I’ve travelled to more than 60 countries… that’s A LOT by any standard!
And throughout my travels I was on full time employment. No, I’ve never worked for an airline or tour company. However, while some of it was work related, so both cost and time were covered by my employer for those trips, over 80% were not.
How did I achieve this and where did I find time and money (you ask!)?
Simple: Work – Save – Travel – Repeat!
Not easy, but it’s doable. I have done it for over 20 years. So can you!
1. Work – Earn or generate income
This seems obvious and generally affirms that for most leisure travellers, it doesn’t generate livelihood or full time income. While you’d want to minimise what you spend on travel, it’s going to cost some, right? Having a full time job is the most straightforward way to earn a steady income that can meet your basic needs (and wants), as well as afford you all those other luxuries you yearn for… like travelling!
And this is the point that encourages you to keep your day job, however much you yearn to turn your back on it and go discover the whole world! It may seem counter-productive because travel needs time, yet you may not realise that travel can be tiring too. Plus, if you do it for long periods, it has a way of draining your cash reserves or maxing out your credit limits!
It’s refreshing on both ends to do travel as a break from work, and to have a place to return to once you are done with travel. Plus, you have other social obligations and the world isn’t going anywhere, so no need to try to cover it all in one go.
Finally, for most of you out there, you don’t actually want to be on the road (or air) full time. You would however, love to have the freedom to travel at your convenience and at affordable cost.
- For those of you who hold passports that require VISAs to nearly everywhere, strive to be an outstanding and dedicated employee or co-worker (this needs to be by default, but more so in this context). It helps when the time comes for your to present evidence that you hold a steady job to which you intend to return, which may have to come from your supervisor or HR department in the form of a signed letter.
- Target employment with organisations that are international or include travel as an integral part of the work involved. This way you may get the opportunity to have the costs covered by your employer
2. Save – for your future travels
Alongside earning (and probably just as important), is saving. You earn so that you can spend (and hopefully) save some. In general (beyond travel), saving is for 3 key purposes: Emergencies, investment and to fuel your passion(s).
Whether you plan to travel just once in your lifetime, or to make a hobby out of it, or perhaps even to turn it into a lifetime career, you are going to need to develop the discipline of putting some of your earnings aside, to accumulate enough to afford it. And this is where Step 1 comes in handy, you continue to work or run your business, while putting monies aside for future travel plans.
Saving, like exercise, requires discipline. You will need to develop it as a habit over time. Pay yourself first, always and every time, and you will increase the possibilities of achieving your travel (and other) goals over the course of your lifetime.
- Be always prepared! Don’t spend all your travels savings at a go if you can help it. Special offers may be advertised by airlines, destinations (local or abroad) or in line with the Bonus tip on work, you may be sent abroad on assignment and you’d want to maximise on that too! (see next bonus tip under travel)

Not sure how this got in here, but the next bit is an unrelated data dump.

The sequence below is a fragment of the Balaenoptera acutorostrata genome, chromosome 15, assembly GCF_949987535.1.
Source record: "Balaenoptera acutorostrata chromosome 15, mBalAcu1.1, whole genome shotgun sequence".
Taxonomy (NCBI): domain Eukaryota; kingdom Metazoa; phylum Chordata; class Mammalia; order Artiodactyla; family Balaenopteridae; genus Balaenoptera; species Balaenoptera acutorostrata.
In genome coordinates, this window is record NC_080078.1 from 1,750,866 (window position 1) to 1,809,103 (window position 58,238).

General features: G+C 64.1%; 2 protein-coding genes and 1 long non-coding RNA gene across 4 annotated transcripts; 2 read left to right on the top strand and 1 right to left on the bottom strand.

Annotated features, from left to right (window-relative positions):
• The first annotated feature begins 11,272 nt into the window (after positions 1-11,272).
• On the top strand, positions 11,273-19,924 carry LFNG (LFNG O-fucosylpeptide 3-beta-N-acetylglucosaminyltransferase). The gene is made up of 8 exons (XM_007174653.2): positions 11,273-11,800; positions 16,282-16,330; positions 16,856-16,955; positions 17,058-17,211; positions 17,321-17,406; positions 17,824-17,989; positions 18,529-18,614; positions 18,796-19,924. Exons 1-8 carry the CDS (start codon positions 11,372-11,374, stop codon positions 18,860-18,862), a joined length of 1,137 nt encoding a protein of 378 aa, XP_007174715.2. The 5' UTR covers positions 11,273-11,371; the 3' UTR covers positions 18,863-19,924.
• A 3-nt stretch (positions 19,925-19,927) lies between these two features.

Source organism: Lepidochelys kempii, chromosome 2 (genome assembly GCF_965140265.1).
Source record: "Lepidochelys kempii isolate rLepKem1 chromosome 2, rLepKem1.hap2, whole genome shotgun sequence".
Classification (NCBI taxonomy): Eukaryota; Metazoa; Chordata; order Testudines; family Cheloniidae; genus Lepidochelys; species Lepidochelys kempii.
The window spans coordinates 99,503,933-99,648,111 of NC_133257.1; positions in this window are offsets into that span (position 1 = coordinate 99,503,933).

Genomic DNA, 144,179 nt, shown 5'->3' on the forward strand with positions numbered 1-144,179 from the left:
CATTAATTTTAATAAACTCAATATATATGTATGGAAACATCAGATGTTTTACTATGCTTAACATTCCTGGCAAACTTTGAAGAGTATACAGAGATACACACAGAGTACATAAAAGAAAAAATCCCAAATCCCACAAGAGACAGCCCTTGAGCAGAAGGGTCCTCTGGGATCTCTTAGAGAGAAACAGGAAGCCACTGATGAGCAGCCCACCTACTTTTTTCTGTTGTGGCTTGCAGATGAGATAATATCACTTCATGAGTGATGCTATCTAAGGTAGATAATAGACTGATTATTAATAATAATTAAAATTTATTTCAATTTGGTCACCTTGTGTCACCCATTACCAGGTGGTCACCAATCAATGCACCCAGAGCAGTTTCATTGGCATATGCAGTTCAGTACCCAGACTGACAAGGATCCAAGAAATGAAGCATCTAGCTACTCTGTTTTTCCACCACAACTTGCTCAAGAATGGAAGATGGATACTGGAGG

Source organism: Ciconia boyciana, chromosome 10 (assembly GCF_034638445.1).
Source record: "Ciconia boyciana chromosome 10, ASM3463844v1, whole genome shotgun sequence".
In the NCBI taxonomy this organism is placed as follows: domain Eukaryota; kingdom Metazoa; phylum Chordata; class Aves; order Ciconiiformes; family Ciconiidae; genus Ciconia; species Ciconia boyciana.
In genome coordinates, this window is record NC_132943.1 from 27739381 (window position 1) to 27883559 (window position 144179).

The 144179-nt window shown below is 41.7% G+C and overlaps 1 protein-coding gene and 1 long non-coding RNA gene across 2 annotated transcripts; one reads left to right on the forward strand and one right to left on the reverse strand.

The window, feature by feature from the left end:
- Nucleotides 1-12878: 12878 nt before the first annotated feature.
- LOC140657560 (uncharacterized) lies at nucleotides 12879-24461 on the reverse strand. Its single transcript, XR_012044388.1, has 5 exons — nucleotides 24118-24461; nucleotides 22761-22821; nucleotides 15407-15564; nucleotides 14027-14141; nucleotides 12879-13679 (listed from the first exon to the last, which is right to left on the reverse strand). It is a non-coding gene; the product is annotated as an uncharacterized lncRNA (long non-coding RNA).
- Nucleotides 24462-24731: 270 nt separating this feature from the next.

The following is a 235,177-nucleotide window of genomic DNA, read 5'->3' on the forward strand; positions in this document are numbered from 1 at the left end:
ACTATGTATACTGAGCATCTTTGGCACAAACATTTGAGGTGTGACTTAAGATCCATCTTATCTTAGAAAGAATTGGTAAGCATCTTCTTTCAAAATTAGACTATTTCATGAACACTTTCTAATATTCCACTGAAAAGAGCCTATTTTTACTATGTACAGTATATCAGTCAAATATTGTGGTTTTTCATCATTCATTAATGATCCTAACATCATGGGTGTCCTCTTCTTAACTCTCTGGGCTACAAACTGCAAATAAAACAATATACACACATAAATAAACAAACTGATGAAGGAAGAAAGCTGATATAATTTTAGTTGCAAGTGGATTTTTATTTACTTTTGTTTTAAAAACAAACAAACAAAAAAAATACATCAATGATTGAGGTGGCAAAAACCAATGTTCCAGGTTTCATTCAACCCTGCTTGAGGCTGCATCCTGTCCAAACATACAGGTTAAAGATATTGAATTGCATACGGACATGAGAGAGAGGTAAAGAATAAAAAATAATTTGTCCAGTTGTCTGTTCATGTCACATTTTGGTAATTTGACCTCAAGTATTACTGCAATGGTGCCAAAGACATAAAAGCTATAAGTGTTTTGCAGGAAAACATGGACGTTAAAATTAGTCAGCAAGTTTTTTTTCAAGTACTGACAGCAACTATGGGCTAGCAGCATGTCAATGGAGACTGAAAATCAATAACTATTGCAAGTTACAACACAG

3. Travel – Tick off that bucket list like a pro!
Yei! Just like that!
While you are earning and saving, you are also planning where to go, when, who with and (maybe) why. And because travel interests vary, your getaway could be a weekend away hiking or doing a road trip. Or you might want to travel to far off lands that need you to be away for a few days or much longer. This would need scheduling your vacation time with your supervisor or colleagues well in advance. It’s also ideal to plan early so that you have adequate time to decide where you are going, and to research the costs of stay or activities, so that you know how much you’ll need. Involve your family as co-travellers (or not, depending…).
Ultimately, the goal is to take actions that will lead to making your dream come true, and make all the sacrifices of delayed gratification and planning endlessly in anticipation, all worthwhile!
- If your work involves periodic or frequent travel, especially to far off destinations, consider requesting time off and extending your stay at your own cost. Since a major portion of travel abroad is transportation (especially by air), a conference or training or work assignment could give you the opportunity to maximise on the paid ticket, by staying on for a few days (if possible) and exploring nearby. Be sure to have all adjustments known and authorised by your supervisor to avoid jeopardising future similar opportunities.
4. Repeat – get back to earning & saving for your next travel
And when you’ve spent the savings, enjoyed your experiences and taken tons of photos to share on your return (and to psych you up for your next trip), it’s time to get back to base and start all over again. J
Consider it recovery time as well. Travel can be draining on both energy and bank account. So it’s refreshing to get back to the family & work routine, and energising to start planning for the next adventure too!
See? It’s possible for you to travel, while working full time! Though it’s not easy, it’s simple. This is how I managed to cover so much travel and you can do it too.
Work – Save – Travel – Repeat!
If this hasn’t been your lifestyle, it’s never too late or too early. Get started today, and soon you’ll be ticking off that bucket list with glee!
Please share any other tips you may have for traveling-while-employed and let’s encourage others that they can do it too.